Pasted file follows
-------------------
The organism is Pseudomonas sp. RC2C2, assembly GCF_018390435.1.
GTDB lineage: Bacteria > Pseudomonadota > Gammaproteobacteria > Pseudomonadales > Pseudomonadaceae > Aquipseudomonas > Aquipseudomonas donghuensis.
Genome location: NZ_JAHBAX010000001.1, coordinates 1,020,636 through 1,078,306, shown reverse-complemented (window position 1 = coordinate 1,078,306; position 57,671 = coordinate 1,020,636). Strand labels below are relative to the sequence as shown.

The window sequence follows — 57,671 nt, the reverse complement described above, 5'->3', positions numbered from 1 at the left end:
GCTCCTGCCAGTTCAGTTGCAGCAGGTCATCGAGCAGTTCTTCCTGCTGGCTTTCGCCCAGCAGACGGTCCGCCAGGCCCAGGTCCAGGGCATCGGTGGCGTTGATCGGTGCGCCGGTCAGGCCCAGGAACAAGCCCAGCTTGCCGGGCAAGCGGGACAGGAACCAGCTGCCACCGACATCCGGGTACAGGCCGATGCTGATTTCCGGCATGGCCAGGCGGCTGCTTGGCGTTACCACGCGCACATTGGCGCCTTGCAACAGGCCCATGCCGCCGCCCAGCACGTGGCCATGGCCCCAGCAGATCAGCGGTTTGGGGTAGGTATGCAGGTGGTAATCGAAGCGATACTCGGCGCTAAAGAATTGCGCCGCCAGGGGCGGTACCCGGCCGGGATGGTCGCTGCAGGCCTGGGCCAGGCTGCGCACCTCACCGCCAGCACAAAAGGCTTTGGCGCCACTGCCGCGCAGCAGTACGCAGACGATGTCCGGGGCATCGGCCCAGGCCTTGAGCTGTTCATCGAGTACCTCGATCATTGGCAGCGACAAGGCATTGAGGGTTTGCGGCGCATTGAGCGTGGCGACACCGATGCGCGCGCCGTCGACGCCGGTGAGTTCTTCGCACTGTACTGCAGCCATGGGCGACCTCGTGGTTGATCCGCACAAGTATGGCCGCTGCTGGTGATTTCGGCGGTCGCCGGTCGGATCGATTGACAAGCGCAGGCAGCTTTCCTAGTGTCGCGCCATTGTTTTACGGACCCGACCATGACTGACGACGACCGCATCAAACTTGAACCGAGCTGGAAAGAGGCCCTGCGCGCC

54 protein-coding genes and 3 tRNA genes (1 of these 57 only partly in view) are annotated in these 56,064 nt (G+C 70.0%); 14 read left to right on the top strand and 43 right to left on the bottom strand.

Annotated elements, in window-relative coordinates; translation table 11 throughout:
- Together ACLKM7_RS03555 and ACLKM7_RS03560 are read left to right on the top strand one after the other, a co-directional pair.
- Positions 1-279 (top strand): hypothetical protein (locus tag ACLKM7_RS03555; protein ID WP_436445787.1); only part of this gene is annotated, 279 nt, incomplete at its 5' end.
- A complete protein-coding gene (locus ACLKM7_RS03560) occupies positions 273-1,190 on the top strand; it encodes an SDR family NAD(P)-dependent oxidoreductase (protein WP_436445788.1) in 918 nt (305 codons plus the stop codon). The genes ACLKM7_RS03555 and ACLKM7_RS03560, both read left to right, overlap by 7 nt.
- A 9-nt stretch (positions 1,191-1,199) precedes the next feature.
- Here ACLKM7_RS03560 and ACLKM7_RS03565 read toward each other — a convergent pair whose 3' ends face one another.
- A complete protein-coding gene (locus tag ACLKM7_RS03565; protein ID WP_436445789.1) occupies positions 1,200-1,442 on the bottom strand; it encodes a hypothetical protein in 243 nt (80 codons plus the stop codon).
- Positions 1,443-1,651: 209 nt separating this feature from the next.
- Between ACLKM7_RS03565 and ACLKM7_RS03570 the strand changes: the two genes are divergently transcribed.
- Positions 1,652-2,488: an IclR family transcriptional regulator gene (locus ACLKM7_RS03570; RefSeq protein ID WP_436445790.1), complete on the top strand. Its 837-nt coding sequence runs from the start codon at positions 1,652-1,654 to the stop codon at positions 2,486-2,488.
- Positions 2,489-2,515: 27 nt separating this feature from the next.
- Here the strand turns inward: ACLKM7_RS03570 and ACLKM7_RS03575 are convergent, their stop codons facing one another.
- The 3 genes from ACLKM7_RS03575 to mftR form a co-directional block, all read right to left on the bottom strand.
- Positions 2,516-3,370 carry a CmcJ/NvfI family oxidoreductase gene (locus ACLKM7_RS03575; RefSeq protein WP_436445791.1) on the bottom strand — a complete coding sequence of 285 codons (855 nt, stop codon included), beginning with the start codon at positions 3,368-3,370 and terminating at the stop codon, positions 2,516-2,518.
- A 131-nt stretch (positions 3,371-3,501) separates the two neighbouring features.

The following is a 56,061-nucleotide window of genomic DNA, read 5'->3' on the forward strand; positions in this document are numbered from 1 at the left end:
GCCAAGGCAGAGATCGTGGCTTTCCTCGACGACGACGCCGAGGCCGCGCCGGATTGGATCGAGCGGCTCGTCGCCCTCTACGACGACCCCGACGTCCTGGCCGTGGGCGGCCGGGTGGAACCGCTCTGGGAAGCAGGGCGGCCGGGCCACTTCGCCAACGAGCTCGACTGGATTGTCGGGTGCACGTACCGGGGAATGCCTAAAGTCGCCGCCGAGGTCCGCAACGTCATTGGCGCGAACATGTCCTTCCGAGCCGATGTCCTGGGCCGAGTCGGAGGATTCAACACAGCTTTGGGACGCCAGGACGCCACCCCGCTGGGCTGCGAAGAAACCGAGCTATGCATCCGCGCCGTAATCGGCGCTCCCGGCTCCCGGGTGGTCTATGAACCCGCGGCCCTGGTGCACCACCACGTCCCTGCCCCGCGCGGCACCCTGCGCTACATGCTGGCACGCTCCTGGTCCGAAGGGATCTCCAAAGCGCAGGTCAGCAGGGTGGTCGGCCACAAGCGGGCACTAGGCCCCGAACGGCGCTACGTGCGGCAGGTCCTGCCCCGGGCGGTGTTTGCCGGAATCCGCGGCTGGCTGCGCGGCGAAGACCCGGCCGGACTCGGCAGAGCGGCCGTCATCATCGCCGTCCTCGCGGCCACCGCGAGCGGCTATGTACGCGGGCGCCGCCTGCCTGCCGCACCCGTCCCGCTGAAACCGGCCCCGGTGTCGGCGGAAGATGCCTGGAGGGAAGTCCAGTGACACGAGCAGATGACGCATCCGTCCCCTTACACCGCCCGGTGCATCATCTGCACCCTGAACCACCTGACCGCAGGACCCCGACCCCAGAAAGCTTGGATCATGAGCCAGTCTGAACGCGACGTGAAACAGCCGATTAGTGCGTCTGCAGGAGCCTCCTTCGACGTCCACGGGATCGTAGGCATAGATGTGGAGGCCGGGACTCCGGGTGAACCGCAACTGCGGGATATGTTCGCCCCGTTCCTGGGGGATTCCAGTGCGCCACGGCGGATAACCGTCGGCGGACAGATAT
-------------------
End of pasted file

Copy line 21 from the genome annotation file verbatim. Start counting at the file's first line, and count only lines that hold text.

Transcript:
- A 131-nt stretch (positions 3,371-3,501) separates the two neighbouring features.